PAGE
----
Tuesday, June 30, 2009
3307 South Peoria Ave - The Brook Theater in the 1950's
The same view today
The grand opening of the Brook Theater in 1945 as reported in the Tulsa World.
The Brook Restaurant and Bar
The Brook Theater, located in the Brookside District was designed by William Henry Cameron Calderwood in the Streamline style of Art Deco architecture and opened in 1945. It was a 600 seat movie theater famous for its "Saturday afternoon matinees" and the longest run of the movie "South Pacific" in a single theater in Oklahoma—over one year! Since that time, it served as the home of the American Theater Company for about 15 years and then was transformed into The Brook Restaurant and Bar which operates today. One of the mementos of its history as a movie house is an enormous projector just inside the door.
Sunday, June 28, 2009
2424 East 29th Street
This residence was designed by Frederick V. Kershner. As the first monolithic concrete house in Tulsa, this Streamline style residence has walls of reinforced poured concrete, 12-14 inches thick, which were engineered by the Portland Cement Company. The exterior is striated with narrow horizontal bands and the wings are composed of intersecting rectangular blocks. The house is situated on an uneven lot, massed to the highest point above the entry, with banded, flat roof levels stepped down like a series of stairs to the garage. The front location of the garage was very unusual for its time.
Saturday, June 27, 2009
1381 Riverside Drive
Built in 1929 as the Riverside Theater, since 1953 as the Spotlight Theater and home of The Drunkard melodrama and Olio of amateur talent. Link HERE
Patti Adams Shriner was a musician and teacher who received her training in the United States and Europe. She was also a scholarship pupil of the world renowned Maurice Moszkowski. Like her fellow artist (and designer of the Boston Avenue Church), Adah Robinson, Patti decided to build a residence to reflect her profession. The result was a combination studio and recital hall for her music students. Like Robinson, Patti selected Bruce Goff to be her architect. The Riverside Studio, as it was called, was built at 1381 Riverside Drive on a magnificent site overlooking the Arkansas River. The Art Deco structure is similar to the Robinson studio in both plan and material. The high ceiling lobby is reminiscent of the living room studio in the Robinson home. The stage acts as a link between the studio and residence, and the kitchen and dining facilities served both residential and studio functions.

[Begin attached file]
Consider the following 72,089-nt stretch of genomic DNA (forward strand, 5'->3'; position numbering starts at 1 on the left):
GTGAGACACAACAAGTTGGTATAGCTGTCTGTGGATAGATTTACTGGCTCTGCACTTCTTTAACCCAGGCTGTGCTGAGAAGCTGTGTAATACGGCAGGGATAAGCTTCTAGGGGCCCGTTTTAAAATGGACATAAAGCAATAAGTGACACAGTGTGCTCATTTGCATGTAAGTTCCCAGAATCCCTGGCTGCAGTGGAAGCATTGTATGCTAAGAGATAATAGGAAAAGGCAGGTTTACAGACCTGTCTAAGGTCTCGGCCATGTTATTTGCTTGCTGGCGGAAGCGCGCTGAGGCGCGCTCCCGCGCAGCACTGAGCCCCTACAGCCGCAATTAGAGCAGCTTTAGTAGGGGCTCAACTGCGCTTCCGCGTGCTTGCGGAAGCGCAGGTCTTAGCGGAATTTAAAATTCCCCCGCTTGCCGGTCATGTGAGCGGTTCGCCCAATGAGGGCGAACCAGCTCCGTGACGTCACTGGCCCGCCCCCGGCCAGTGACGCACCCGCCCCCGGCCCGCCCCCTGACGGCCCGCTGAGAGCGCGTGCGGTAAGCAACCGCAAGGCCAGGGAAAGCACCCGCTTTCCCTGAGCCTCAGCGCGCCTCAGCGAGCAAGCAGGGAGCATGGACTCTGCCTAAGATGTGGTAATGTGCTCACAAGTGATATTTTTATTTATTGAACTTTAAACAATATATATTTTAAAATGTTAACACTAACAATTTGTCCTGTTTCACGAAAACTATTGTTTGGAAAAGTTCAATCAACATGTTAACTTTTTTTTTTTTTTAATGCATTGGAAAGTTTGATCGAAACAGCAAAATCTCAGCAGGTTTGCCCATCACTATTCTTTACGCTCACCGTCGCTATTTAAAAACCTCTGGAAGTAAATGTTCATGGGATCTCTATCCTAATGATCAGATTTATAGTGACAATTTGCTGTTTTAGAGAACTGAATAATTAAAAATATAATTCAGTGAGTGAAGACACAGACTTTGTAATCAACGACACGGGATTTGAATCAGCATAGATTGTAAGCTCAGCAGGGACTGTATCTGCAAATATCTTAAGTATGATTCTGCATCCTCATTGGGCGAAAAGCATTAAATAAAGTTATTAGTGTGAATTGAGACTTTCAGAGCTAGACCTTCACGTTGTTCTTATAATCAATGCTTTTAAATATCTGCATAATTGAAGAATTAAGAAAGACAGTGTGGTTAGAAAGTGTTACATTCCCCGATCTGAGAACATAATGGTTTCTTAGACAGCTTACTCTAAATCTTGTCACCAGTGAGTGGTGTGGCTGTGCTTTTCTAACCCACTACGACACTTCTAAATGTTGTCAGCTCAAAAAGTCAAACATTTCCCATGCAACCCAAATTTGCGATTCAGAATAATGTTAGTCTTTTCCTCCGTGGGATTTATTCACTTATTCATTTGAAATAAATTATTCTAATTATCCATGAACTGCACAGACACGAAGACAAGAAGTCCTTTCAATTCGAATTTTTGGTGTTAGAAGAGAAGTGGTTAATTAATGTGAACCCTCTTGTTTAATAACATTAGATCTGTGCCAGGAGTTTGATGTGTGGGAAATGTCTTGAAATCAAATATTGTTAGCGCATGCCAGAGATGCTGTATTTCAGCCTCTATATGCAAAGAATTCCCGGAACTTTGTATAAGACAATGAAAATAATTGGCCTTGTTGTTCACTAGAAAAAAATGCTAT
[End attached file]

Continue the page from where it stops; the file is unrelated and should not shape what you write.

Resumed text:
The front elevation is dominated by an enormous round window patterned with sand-blasted designs. On each side of this window there are smaller rectangular windows connected by black glass inserts to form a diagonal pattern. It has been suggested that these windows resemble the black keys on a piano keyboard.
Eventually, Patti Adams Shriner was forced to give up her studio in 1933 and various lending institutions maintained possession until 1941 when Richard Mansfield Dickinson, a former New York City actor, purchased the property. He used the building as a residence and speech-drama studio. In 1953, Dickinson and a small group of performers known as the Tulsa Spotlighters, gave their first performance of a melodrama called "The Drunkard". Since that performance, the troup has performed the melodrama and Olio each Saturday night in what is now known as "The Spotlight Theater". The Drunkard and Olio has been a Tulsa fixture for quite a long time. In 1969 I was part of a Barbersop Quartet that sang on the Olio. We were the Sooner Statesmen.
Friday, June 26, 2009
Intersection of West Easton St. and Vancouver Ave near Owen Park
In 1832 a group of U.S. Rangers with civilian observers came through this area. Among them was Washington Irving, perhaps the best known American author of the time. On October 14, the party was traveling to their camp destination at the convergence of the Cimarron and Arkansas Rivers. Pausing briefly at a lookout point, Irving enjoyed the panorama from the hilltop in the Owen Park neighborhood. The descriptions of the view can be found in his book, Tour of the Prairies. A monument to this event stands at the corner of Easton Boulevard and Vancouver Avenue. This monument was erected and donated to the public by Mr. and Mrs. Gabriel Norman Wright in 1915.
Located in Owen Park, Maybelle and Edison
This simple rectangular plan, side-gabled house is of the National Folk style predominant during the late nineteenth century. A centered entry door is flanked by two single-frame windows and covered by a colonnaded, open porch with a shed roof.